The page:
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Related to sabbatarianism: Sabbath day


1. One who observes Saturday as the Sabbath, as in Judaism.
2. One who believes in strict observance of the Sabbath.
Relating to the Sabbath or to Sabbatarians.

[From Late Latin sabbatārius, from Latin sabbatum, Sabbath; see Sabbath.]

Sab′ba·tar′i·an·ism n.


1. the practice in Judaism and some Christian groups of keeping the seventh day holy.
2. the practice of keeping Sunday holy and free of work and pleasureful activity. — sabbatarian, n., adj.
See also: Christianity
the beliefs and principles underlying a strict observance of the Sabbath. — Sabbatarian, n., adj.
See also: Judaism
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References in periodicals archive ?
He presents the prison-like "Sunday evening" passage at the beginning of Part I, Chapter 3 in the context of Sabbatarianism, an example of the Old Testament codification that turns the essential goodness of religion into evil.
50) This republication of the natural law related directly to Hale's Sabbatarianism.
4) Protestant denominations co-operated both formally and informally in various ways: under the auspices of organs such as state councils of churches and through mission work, theological education, political lobbying, social work, campaigning together in support of Temperance and Sabbatarianism, and in evangelistic endeavours, such as the 1959 Billy Graham Crusade.
Sabbatarianism, opposition to gambling, early closing of hotels and prohibition of alcohol are sometimes said to be Scottish influences.
The first major breach in Sabbatarianism came when trains first arrived in Birmingham in the late 1830s.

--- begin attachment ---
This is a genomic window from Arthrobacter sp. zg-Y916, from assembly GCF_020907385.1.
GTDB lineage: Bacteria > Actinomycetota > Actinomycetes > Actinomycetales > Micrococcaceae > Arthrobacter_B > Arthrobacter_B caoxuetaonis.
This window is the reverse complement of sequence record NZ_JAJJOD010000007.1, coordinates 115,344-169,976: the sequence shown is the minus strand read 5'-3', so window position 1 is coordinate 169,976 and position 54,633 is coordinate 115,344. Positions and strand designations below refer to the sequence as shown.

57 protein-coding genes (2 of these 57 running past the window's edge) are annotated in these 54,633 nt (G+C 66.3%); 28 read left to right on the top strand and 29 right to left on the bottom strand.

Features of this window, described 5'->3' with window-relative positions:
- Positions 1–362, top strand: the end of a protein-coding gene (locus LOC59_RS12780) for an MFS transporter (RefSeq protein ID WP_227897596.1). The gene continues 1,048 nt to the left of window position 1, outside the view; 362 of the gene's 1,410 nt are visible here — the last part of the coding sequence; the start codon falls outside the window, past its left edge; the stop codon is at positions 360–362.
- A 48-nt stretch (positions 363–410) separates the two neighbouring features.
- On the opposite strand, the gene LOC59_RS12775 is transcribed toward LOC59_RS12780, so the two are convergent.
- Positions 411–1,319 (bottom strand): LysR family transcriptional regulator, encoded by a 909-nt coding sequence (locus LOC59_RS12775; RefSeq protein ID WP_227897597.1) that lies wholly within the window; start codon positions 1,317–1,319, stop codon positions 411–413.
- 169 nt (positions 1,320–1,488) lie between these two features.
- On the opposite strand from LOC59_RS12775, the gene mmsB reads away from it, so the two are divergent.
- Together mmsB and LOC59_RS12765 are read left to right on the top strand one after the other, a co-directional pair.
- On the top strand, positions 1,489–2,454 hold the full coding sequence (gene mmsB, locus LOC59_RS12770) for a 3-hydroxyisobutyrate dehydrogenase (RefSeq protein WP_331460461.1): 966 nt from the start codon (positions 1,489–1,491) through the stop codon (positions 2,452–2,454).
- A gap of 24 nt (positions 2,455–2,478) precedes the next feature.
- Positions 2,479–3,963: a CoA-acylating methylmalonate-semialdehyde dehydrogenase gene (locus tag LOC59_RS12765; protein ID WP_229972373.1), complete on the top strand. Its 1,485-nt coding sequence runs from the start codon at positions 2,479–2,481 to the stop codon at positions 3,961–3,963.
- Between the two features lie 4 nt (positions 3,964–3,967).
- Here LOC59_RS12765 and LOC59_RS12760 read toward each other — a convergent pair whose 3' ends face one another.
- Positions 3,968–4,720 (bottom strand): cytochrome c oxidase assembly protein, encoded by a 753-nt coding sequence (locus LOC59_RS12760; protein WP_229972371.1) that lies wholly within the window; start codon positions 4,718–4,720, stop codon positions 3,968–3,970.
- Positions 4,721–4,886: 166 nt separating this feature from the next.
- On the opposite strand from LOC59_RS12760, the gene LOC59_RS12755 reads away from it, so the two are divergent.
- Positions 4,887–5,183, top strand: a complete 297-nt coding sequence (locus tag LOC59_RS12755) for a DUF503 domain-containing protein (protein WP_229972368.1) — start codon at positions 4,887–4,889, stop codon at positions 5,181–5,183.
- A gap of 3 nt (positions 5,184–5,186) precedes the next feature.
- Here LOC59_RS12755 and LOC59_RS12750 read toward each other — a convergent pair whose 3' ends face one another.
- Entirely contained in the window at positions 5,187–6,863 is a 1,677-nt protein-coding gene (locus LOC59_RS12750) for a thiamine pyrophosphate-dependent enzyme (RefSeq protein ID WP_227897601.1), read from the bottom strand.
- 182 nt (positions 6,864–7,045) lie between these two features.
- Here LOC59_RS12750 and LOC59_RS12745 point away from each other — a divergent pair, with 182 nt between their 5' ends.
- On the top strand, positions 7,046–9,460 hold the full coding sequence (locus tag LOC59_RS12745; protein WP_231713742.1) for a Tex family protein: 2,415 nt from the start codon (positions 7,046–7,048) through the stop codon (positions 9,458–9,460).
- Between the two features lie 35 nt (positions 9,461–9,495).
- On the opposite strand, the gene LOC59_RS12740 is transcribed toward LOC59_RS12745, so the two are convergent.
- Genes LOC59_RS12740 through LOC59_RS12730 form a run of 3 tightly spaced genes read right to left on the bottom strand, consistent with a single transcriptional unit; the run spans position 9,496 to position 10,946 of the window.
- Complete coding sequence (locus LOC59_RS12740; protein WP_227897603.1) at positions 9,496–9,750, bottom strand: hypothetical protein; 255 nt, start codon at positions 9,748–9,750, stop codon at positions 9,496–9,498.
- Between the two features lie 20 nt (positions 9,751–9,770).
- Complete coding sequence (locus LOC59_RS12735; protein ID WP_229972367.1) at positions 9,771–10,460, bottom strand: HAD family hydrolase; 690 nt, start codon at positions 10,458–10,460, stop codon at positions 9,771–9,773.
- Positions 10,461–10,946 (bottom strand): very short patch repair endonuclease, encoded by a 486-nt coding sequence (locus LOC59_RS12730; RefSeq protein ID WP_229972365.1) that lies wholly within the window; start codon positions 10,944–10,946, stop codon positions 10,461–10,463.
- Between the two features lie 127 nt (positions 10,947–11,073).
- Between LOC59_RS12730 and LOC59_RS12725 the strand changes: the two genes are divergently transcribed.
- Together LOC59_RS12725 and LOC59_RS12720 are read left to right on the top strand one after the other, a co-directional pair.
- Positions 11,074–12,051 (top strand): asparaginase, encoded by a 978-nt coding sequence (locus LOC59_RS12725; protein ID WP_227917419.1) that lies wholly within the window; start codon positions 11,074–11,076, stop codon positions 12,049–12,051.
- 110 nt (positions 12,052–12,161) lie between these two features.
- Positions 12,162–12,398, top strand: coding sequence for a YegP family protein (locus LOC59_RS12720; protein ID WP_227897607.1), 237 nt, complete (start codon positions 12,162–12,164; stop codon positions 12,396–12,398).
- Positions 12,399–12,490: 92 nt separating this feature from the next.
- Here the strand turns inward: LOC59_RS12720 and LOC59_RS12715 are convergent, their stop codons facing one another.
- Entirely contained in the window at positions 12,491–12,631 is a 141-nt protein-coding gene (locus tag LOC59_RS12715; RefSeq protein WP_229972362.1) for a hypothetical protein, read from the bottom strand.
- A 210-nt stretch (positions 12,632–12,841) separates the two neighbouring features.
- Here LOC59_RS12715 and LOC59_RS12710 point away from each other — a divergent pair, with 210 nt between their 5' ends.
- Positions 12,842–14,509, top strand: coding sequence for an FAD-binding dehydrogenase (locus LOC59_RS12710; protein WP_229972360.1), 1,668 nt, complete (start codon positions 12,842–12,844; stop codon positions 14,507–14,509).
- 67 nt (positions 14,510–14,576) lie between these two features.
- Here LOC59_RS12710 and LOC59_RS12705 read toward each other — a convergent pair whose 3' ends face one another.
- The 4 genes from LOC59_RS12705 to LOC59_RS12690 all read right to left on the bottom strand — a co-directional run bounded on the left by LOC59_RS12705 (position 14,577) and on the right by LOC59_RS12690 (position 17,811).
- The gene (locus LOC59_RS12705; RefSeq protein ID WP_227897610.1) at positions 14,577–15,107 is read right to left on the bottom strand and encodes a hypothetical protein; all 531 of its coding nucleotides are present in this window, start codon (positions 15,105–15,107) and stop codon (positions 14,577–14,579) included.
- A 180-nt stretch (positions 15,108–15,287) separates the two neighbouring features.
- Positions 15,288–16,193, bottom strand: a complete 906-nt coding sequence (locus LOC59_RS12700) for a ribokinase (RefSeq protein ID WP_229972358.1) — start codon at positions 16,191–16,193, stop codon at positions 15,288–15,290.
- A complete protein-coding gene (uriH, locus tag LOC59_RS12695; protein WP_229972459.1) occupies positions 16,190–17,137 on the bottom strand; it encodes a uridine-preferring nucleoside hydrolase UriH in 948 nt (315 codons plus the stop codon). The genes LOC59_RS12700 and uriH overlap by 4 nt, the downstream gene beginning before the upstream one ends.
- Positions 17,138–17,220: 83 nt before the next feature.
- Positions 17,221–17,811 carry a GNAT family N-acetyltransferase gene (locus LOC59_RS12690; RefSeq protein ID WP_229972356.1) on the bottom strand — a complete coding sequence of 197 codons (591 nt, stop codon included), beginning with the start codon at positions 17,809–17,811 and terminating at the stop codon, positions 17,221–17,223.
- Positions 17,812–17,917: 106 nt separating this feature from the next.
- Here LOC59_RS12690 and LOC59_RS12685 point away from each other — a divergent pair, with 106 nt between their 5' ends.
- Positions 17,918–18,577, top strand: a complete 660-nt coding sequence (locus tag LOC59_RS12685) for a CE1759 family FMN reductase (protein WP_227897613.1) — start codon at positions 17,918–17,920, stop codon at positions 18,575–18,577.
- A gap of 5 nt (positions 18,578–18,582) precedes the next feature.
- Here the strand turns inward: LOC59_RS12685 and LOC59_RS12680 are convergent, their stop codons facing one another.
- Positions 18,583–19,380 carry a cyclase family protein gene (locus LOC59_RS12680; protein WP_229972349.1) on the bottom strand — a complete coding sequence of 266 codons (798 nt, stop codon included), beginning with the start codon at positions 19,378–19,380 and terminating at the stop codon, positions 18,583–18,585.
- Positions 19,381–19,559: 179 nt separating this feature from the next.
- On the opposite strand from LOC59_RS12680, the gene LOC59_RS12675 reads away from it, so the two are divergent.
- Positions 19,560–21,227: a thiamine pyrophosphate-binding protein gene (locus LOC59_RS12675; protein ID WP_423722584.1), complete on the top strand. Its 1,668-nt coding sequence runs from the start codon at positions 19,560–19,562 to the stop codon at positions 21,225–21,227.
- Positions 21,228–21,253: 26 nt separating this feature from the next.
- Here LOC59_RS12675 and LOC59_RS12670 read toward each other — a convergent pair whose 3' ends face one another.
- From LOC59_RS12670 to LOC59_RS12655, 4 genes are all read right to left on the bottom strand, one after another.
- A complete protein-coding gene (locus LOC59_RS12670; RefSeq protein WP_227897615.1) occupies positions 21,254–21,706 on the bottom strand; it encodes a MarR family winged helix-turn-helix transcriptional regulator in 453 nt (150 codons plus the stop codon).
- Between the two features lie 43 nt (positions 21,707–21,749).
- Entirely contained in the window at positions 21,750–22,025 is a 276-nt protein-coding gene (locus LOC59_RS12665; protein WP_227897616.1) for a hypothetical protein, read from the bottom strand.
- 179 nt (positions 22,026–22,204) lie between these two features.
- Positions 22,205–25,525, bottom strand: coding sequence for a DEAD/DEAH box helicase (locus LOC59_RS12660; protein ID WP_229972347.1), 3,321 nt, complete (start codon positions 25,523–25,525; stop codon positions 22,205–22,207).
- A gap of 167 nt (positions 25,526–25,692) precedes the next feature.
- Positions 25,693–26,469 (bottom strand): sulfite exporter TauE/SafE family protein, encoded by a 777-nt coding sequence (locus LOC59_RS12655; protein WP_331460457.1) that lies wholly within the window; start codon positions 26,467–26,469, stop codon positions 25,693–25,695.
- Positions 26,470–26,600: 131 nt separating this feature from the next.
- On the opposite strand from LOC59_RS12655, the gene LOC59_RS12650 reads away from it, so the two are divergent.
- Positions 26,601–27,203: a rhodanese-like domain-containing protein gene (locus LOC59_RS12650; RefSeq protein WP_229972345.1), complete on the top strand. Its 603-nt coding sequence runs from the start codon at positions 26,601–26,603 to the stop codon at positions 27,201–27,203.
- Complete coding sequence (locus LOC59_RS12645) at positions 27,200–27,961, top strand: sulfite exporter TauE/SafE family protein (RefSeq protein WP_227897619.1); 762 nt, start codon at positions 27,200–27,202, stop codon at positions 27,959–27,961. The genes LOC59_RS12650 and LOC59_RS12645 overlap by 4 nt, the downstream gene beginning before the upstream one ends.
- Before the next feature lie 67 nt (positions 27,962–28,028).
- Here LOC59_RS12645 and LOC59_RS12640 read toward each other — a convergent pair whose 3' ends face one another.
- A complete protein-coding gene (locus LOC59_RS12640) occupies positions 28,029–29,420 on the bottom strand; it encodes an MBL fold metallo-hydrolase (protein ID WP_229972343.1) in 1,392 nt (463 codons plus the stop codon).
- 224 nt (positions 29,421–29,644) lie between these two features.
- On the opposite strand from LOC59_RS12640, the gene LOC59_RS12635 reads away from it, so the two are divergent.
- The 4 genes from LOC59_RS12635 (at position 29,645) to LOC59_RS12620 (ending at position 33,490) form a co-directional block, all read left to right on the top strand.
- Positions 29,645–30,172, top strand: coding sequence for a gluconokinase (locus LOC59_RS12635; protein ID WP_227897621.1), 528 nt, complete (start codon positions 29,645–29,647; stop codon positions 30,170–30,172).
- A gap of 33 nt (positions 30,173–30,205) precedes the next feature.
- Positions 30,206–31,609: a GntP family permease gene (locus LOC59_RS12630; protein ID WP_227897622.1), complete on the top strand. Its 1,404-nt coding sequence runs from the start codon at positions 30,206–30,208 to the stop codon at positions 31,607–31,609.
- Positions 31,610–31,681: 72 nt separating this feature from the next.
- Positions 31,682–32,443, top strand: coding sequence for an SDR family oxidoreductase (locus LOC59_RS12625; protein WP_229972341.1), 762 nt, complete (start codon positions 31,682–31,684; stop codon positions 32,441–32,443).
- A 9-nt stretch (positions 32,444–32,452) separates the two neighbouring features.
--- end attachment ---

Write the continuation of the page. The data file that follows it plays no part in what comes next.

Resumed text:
12) For Puritan attitudes towards sabbatarianism and sports on
The growing impact of Sabbatarianism meant that for some at least, sports were increasingly less commonly being played on Sundays in the first decade of the century.
Though middle-class interest in sabbatarianism was waning by the 1880s, The Sunday at Home continued to be published since RTS members wished to preserve Sunday as a day of rest and family time in which the father could be an active participant.
Slowly a serious schism took place with Conservatives believing implicitly in infallibility and Sabbatarianism and the new thinking group, which took hold of this new concept and gradually infiltrated the majority of the professional chairs in the main colleges--Edinburgh, Glasgow and Aberdeen.
Indeed, the protesters began espousing Sabbatarianism and what La Pierre and other ministers described as Antinomian principles.
Although relatively unknown in Anabaptist studies generally, Silesia did have a vibrant Anabaptist movement for a few years, characterized by spiritualism, sabbatarianism and communalism.
If Sabbatarianism, prohibition, and East-West divisions in the Canadian labour movement led to increasing tension between the churches and the labour movement by World War I, the deterioration of the relationship between organized labour and the churches in the immediate post-war period can be attributed to the inability of the churches to act on their proclamations and a resurgent labour movement that relied less on middle-class support for labour's cause.